Among all the definitions of mindfulness, the one that I particularly like I came across years ago in one of Pema Chodron‘s many books (and I can’t remember which one!). It says that
mindfulness is loving all the details of our lives.
I guess that’s at the heart of my motivation to practice bringing mindfulness to my consuming, to the many small decisions made daily about what to ‘take in’. That goes for what I eat and drink, for what I buy and who I buy it from, what I ingest in terms of news, music, films, books, conversation topics. And I wouldn’t for a moment hold myself up as a great example in any of these areas – but I would really recommend (if you haven’t already), to extend your mindfulness practice into loving all the details of your life.
And what better time to do this, than a time of year that in the culture you find yourself in is full of importance! For me, living in Scotland, this is Christmas. Conversations about how and what start months before in our family, shops around me are lit up with Christmas cheer and the city of Edinburgh has once again outdone itself with lights and markets and entertainment galore. And because of all this importance that’s given, everything around it seems heightened: heightened feelings, more social activity, more food and of course… more presents.
Which is all fine in itself of course, but with the frequent news about the climate crisis and over-consumption, Christmas can bring on an additional flavour of overwhelm. The ups may be big but so can the downs be, and while the taste of the food may be great, so can the waste be. The love and care that goes into big and beautiful gifts may be priceless, but that doesn’t mean our gifts don’t also cost the earth. I don’t want to make this a preachy, finger-wagging guilt trip and say we shouldn’t enjoy ourselves, but let’s not do it mindlessly, driven by habitual patterns or subliminal messages from a consumerist society. Let’s love the details of our lives, and pay attention to what we can then decide.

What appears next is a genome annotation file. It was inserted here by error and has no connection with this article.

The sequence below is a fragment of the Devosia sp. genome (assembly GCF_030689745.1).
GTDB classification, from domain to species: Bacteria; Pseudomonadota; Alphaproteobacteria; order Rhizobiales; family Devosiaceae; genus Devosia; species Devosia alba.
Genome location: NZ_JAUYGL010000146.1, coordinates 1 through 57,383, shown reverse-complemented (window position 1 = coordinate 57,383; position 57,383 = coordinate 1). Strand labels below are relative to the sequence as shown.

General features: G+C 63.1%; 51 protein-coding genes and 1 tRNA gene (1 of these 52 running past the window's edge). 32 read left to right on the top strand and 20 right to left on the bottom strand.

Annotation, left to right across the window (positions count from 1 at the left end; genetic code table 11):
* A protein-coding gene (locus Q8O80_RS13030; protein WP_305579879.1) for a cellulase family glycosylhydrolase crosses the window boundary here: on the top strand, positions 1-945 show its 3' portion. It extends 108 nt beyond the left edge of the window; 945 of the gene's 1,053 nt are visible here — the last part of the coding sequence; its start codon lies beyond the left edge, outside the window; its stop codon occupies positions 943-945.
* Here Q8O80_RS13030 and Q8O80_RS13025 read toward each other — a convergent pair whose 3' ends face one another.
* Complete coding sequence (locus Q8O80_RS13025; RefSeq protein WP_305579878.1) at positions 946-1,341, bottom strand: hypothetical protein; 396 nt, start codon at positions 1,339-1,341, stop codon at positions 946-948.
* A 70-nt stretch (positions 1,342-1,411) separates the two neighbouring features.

So, to leave you with some practical, well-considered inspiration about presents, food and decorations, WWF have done a wonderful selection of top tips for a sustainable Christmas, much better and nicer looking that what I’d have come up with! One of my favourites on there is wrapping with a scarf or other piece of material you’ve already got in the house – we’ve once seen a bike wrapped in a curtain ‘under’ our little Christmas tree that we bring in from the garden for a week every year (the only thing to watch out for is the possibility that the receiver thinks the wrap is part of the gift!). Wrapping in cloth in our family came after reading that the amount of Christmas wrapping paper thrown away in the UK could stretch from Edinburgh to the North Pole 100 times. And the cloths are just as nice, we find, and certainly more practical for bikes!
Finally, when you’ve had your fill of holiday romances on TV (if that’s your thing at all!) and you’re in the mood for some likely uplifting documentaries that explore a positive imagining of our collective future, here is a list compiled by Films for Action that help to ‘unlock the good ending’ instead of the many doomsday scenarios that are doing the rounds.
Here’s to a joyful, mindful Christmas!
PS if you’d like to give more attention to Mindful Consuming in the year to come, there’s our 6 week evening course coming up in February to explore just that!